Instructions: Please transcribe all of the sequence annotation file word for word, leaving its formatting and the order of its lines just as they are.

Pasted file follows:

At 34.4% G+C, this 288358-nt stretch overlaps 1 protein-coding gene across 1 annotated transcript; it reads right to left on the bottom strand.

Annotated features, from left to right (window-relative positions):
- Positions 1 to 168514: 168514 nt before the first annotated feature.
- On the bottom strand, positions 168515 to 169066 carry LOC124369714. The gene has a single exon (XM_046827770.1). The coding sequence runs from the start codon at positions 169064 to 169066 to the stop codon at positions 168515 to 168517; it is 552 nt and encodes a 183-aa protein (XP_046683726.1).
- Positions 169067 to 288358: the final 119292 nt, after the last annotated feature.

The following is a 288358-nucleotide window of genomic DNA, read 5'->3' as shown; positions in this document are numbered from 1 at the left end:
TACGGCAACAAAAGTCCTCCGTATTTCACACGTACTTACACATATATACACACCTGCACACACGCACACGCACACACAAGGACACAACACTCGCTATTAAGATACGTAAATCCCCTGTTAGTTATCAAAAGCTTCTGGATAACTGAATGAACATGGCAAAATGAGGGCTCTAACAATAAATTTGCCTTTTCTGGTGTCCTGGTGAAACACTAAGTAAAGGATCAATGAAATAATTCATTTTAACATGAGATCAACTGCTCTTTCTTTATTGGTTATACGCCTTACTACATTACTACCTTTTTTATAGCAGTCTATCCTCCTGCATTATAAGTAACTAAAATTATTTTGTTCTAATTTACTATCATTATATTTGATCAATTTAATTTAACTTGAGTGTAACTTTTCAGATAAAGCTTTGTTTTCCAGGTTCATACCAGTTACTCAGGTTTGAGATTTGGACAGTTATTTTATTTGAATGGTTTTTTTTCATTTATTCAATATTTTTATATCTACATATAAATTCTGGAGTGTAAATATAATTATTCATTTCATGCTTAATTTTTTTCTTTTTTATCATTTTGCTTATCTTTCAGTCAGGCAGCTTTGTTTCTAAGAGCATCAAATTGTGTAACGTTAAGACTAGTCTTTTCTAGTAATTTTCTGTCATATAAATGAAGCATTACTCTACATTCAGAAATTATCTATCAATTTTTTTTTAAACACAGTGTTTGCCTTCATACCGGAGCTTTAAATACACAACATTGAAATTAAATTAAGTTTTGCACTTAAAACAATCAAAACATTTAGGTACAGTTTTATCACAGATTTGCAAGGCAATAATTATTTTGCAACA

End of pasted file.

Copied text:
At 34.4% G+C, this 288358-nt stretch overlaps 1 protein-coding gene across 1 annotated transcript; it reads right to left on the bottom strand.

Annotated features, from left to right (window-relative positions):
- Positions 1 to 168514: 168514 nt before the first annotated feature.
- On the bottom strand, positions 168515 to 169066 carry LOC124369714. The gene has a single exon (XM_046827770.1). The coding sequence runs from the start codon at positions 169064 to 169066 to the stop codon at positions 168515 to 168517; it is 552 nt and encodes a 183-aa protein (XP_046683726.1).
- Positions 169067 to 288358: the final 119292 nt, after the last annotated feature.

The following is a 288358-nucleotide window of genomic DNA, read 5'->3' as shown; positions in this document are numbered from 1 at the left end:
TACGGCAACAAAAGTCCTCCGTATTTCACACGTACTTACACATATATACACACCTGCACACACGCACACGCACACACAAGGACACAACACTCGCTATTAAGATACGTAAATCCCCTGTTAGTTATCAAAAGCTTCTGGATAACTGAATGAACATGGCAAAATGAGGGCTCTAACAATAAATTTGCCTTTTCTGGTGTCCTGGTGAAACACTAAGTAAAGGATCAATGAAATAATTCATTTTAACATGAGATCAACTGCTCTTTCTTTATTGGTTATACGCCTTACTACATTACTACCTTTTTTATAGCAGTCTATCCTCCTGCATTATAAGTAACTAAAATTATTTTGTTCTAATTTACTATCATTATATTTGATCAATTTAATTTAACTTGAGTGTAACTTTTCAGATAAAGCTTTGTTTTCCAGGTTCATACCAGTTACTCAGGTTTGAGATTTGGACAGTTATTTTATTTGAATGGTTTTTTTTCATTTATTCAATATTTTTATATCTACATATAAATTCTGGAGTGTAAATATAATTATTCATTTCATGCTTAATTTTTTTCTTTTTTATCATTTTGCTTATCTTTCAGTCAGGCAGCTTTGTTTCTAAGAGCATCAAATTGTGTAACGTTAAGACTAGTCTTTTCTAGTAATTTTCTGTCATATAAATGAAGCATTACTCTACATTCAGAAATTATCTATCAATTTTTTTTTAAACACAGTGTTTGCCTTCATACCGGAGCTTTAAATACACAACATTGAAATTAAATTAAGTTTTGCACTTAAAACAATCAAAACATTTAGGTACAGTTTTATCACAGATTTGCAAGGCAATAATTATTTTGCAACA